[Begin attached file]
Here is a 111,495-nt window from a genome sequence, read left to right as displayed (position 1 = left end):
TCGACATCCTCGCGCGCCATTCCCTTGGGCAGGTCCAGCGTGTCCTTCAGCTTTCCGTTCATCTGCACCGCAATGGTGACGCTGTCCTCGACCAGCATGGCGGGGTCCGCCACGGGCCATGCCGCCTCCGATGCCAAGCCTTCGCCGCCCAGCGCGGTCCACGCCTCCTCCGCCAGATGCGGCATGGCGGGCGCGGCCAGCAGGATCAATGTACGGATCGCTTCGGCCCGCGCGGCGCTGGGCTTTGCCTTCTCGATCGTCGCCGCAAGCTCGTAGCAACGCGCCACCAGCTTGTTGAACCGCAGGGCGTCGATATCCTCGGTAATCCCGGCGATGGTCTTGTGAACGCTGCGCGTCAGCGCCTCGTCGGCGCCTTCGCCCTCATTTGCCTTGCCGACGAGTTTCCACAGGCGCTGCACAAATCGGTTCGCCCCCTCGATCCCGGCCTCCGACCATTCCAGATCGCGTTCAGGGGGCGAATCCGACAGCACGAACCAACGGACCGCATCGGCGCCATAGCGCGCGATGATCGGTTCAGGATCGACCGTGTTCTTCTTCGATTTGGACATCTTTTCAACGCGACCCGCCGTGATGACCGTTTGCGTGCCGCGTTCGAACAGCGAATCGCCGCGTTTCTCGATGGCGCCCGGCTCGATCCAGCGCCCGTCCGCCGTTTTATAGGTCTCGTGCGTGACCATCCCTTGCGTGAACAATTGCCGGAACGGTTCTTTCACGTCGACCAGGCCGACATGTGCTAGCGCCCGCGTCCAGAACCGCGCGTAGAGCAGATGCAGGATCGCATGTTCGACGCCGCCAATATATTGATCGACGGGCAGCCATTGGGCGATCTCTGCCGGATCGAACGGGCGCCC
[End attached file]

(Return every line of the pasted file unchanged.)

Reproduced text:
Here is a 111,495-nt window from a genome sequence, read left to right as displayed (position 1 = left end):
TCGACATCCTCGCGCGCCATTCCCTTGGGCAGGTCCAGCGTGTCCTTCAGCTTTCCGTTCATCTGCACCGCAATGGTGACGCTGTCCTCGACCAGCATGGCGGGGTCCGCCACGGGCCATGCCGCCTCCGATGCCAAGCCTTCGCCGCCCAGCGCGGTCCACGCCTCCTCCGCCAGATGCGGCATGGCGGGCGCGGCCAGCAGGATCAATGTACGGATCGCTTCGGCCCGCGCGGCGCTGGGCTTTGCCTTCTCGATCGTCGCCGCAAGCTCGTAGCAACGCGCCACCAGCTTGTTGAACCGCAGGGCGTCGATATCCTCGGTAATCCCGGCGATGGTCTTGTGAACGCTGCGCGTCAGCGCCTCGTCGGCGCCTTCGCCCTCATTTGCCTTGCCGACGAGTTTCCACAGGCGCTGCACAAATCGGTTCGCCCCCTCGATCCCGGCCTCCGACCATTCCAGATCGCGTTCAGGGGGCGAATCCGACAGCACGAACCAACGGACCGCATCGGCGCCATAGCGCGCGATGATCGGTTCAGGATCGACCGTGTTCTTCTTCGATTTGGACATCTTTTCAACGCGACCCGCCGTGATGACCGTTTGCGTGCCGCGTTCGAACAGCGAATCGCCGCGTTTCTCGATGGCGCCCGGCTCGATCCAGCGCCCGTCCGCCGTTTTATAGGTCTCGTGCGTGACCATCCCTTGCGTGAACAATTGCCGGAACGGTTCTTTCACGTCGACCAGGCCGACATGTGCTAGCGCCCGCGTCCAGAACCGCGCGTAGAGCAGATGCAGGATCGCATGTTCGACGCCGCCAATATATTGATCGACGGGCAGCCATTGGGCGATCTCTGCCGGATCGAACGGGCGCCC